You can use it to add a mood and atmosphere to a subject which wasn't the case in reality. As I'm again exploring the things film was good at, and knowing that this shot could be repeated at any time, I underexposed by two full stops, shooting 1/60@f/3.5, where 1/15@f/3.5 would have been more realistic given the low lighting towards the back of the shop. Doing this sort of thing also forces you to think ahead and commit to the likely outcome, without the ability to chimp. Also weighing into the 'think ahead' equation is that each frame costs around 50 cents to take.

 

I'm aware that the look is something of an acquired taste, however, and there's no rule that says everyone must like everything! :D 

Edited by Alan7140
  • Like 3

Share this post


Link to post
Share on other sites

It is a powerful image, but I cannot help thinking that the grain will mainly be loved for reasons of nostalgia for film days.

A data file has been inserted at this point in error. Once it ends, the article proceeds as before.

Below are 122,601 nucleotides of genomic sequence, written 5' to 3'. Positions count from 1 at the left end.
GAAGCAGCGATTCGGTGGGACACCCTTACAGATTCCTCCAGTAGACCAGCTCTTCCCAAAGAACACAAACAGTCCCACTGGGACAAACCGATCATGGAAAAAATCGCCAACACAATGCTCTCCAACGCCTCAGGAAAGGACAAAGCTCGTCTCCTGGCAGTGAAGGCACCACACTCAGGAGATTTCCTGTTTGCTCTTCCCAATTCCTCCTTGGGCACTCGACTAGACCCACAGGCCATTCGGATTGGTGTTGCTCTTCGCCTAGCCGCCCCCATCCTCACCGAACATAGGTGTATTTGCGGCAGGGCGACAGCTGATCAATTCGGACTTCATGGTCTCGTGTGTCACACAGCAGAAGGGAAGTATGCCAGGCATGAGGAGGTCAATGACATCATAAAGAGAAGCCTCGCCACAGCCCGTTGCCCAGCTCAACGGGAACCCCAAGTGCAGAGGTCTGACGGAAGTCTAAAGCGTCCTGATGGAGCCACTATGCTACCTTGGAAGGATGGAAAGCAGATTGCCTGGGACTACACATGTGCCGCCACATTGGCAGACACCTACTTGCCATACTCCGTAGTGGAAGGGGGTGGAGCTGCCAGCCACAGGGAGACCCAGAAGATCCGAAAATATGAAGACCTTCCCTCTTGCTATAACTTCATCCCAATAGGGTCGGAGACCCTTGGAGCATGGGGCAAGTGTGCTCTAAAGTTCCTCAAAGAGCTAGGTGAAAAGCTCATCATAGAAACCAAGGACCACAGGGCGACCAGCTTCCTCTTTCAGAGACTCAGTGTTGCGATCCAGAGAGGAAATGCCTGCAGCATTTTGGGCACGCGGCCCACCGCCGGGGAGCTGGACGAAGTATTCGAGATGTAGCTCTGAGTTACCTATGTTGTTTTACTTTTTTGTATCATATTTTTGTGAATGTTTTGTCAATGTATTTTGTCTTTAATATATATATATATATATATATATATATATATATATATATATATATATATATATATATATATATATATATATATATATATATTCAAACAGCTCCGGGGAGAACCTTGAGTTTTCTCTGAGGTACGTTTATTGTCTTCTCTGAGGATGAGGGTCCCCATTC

Share this post


Link to post
Share on other sites
19 minutes ago, Anthony said:

It is a powerful image, but I cannot help thinking that the grain will mainly be loved for reasons of nostalgia for film days. 

 

Thanks, Anthony.

 

It's not so much about loving grain itself as its relatively inoffensive way of presenting itself, I guess. Just imagine what this would have looked like from a digital camera. :)

 

I will add that the grain was blurred and further accentuated in choppiness during the downsampling and jpeg-ing of the original sigma "true" 16MP copy file (cropped square from the 24MP sdQ-H Foveon sensor). At full size it's still certainly still evident but a good deal smoother in tonal transitions.

 

Share this post


Link to post
Share on other sites

... the quote from Dallas  :rofl:

After the shot you scan the negative ? or a positive ? it called my attention that you mention the grain gets accentuated by the resizing leading me to think a very careful processing is needed from the scanning to resizing  to present the image as close to the real thing as possible 

  • Like 1

Share this post